This includes the Global Development Plan supporting peace in the countries of northern Central America.
And that includes our efforts in the Great Lakes region, where my Special Envoy has worked with partners like the African Union to implement a comprehensive disarmament, demobilization, repatriation and reintegration programme.
We can also highlight the efforts of the Peacebuilding Commission to support the peace process in Papua New Guinea, Colombia and the Central African Republic.
And how our resident coordinators and country teams are working more closely together in the field, thanks to our UN reform efforts – from Haiti to Myanmar to Yemen.
Example after example of how we can build and maintain peace in countries that have known too little.
Peacebuilding works – it’s a proven investment.
As you know, we have developed a series of mechanisms to expand and increase the resources needed for delivery.
And we are progressing.
For example, the Peacebuilding Fund has grown steadily, investing $195 million last year.
But we echo the concerns of this Commission that we face a critical gap.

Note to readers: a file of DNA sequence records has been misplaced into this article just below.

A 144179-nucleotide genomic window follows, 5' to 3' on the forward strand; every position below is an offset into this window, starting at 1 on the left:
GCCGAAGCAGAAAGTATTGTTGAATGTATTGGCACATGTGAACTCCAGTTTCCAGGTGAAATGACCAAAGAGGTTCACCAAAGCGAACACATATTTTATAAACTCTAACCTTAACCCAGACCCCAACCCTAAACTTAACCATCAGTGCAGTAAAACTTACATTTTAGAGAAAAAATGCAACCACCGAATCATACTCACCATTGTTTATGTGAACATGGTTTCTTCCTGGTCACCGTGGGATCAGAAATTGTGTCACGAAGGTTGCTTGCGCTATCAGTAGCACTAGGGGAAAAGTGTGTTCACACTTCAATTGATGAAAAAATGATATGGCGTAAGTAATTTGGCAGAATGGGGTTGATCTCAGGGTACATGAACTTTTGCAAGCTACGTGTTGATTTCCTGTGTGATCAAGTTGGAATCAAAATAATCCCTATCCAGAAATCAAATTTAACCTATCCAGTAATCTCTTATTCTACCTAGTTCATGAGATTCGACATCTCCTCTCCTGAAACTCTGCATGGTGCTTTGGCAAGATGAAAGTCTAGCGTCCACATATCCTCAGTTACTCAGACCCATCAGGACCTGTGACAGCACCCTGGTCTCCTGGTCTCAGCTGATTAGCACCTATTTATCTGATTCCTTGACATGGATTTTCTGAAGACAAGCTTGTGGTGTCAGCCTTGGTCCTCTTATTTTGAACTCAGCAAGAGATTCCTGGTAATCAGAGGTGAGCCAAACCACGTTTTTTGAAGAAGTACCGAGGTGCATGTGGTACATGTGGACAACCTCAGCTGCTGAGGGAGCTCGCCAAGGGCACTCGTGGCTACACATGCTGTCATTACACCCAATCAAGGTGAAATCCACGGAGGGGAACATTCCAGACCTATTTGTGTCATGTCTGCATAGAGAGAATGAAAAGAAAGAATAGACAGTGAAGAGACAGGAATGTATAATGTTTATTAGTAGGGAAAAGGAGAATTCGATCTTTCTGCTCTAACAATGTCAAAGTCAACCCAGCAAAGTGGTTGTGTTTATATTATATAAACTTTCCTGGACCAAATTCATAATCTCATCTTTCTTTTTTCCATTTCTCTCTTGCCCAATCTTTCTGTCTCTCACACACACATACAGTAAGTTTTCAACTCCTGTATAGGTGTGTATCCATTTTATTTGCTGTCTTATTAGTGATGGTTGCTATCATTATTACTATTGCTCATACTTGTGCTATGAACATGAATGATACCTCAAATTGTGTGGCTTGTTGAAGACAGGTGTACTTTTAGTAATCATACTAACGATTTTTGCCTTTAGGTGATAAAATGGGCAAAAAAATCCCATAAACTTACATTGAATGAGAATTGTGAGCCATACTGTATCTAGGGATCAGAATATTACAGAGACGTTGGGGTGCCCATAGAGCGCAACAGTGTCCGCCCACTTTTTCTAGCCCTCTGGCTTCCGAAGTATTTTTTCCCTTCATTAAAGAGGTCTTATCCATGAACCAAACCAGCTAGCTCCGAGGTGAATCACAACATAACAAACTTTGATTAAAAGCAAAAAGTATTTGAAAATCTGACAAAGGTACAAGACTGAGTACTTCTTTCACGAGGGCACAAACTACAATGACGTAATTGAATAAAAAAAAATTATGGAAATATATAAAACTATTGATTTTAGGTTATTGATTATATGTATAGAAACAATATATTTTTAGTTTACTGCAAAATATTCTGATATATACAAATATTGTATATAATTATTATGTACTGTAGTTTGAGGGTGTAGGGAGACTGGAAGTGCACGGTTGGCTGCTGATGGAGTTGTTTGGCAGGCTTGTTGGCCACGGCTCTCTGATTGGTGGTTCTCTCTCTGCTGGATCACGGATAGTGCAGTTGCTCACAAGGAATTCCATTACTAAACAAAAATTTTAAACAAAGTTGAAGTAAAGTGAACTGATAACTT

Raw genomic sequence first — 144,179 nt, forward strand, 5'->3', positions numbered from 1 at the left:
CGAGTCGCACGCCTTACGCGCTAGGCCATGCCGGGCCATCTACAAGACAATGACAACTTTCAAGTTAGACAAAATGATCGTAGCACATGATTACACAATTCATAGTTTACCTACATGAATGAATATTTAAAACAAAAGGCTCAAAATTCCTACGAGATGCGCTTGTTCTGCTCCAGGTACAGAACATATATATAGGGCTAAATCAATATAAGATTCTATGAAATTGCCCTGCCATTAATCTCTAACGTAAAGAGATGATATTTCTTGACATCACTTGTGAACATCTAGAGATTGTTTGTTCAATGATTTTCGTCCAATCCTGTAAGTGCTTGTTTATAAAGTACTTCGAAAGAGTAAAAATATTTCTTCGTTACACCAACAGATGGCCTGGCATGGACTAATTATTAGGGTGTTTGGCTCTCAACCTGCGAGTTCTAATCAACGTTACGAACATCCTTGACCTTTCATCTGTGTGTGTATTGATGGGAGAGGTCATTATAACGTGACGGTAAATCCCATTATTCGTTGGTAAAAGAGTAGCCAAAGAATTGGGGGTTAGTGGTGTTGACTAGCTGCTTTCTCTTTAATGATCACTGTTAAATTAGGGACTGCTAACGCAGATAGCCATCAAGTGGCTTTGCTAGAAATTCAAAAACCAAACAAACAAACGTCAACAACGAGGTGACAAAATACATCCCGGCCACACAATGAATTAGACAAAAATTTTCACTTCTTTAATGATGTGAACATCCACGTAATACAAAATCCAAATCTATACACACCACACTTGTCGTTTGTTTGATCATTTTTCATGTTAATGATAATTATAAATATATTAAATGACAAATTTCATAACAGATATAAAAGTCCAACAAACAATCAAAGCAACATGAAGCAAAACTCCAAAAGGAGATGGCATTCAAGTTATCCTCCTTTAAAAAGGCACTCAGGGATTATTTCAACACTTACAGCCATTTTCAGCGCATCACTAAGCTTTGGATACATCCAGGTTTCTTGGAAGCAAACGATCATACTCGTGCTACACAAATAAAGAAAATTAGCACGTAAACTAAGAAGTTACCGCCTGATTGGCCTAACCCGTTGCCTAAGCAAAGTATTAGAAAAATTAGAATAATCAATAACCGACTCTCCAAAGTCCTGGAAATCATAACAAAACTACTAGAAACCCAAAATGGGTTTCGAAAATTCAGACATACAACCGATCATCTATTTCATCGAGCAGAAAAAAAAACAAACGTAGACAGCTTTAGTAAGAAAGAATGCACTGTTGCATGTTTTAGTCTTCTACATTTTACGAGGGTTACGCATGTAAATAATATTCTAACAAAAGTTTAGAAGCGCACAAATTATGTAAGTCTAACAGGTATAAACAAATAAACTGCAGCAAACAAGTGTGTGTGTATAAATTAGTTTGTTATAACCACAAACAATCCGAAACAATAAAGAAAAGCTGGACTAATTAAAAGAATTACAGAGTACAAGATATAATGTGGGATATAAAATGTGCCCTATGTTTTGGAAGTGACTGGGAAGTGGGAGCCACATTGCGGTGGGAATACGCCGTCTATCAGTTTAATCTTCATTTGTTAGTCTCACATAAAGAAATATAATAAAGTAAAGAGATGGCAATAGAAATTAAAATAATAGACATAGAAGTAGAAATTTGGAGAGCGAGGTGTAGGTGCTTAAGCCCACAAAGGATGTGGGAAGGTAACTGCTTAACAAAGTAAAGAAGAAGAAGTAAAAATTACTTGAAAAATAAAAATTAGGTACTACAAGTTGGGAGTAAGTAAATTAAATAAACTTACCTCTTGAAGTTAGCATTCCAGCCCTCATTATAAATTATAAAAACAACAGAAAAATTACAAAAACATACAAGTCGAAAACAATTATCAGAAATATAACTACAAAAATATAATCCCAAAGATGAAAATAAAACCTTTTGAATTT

The Fund remains entirely dependent on voluntary contributions from a small number of donors.
Meanwhile, the needs far outweigh the resources.
Despite larger contributions, the Fund has been forced to revise its allocation targets downwards over the past three years.
That’s why financing is the focus of the new report — and the defining issue of next month’s high-level meeting at the General Assembly.
And that is why I submitted a separate report to the Fifth Committee on a proposal for annual contributions of $100 million to the Peacebuilding Fund.
We must leave this meeting with Member States that have made concrete commitments to fund our peacebuilding work.
As we prepare for these discussions, I would like to highlight three areas in which I need your support and on which I encourage Member States to maintain close attention.
First, I urge Member States to implement the funding recommendations contained in my report.
This includes ensuring adequate, predictable and sustainable funding for peacebuilding, particularly for the fragile transition phase of peacekeeping operations.
We also need urgent investments in all prevention tools, including stronger early warning systems, mediation capacities and strategic data and analytics to counter hate speech, and detect and avert crises. imminent.
We also urge Member States to work with the UN system to support flexible funding for local peacebuilding programs, especially for women and youth, whose needs are often overlooked.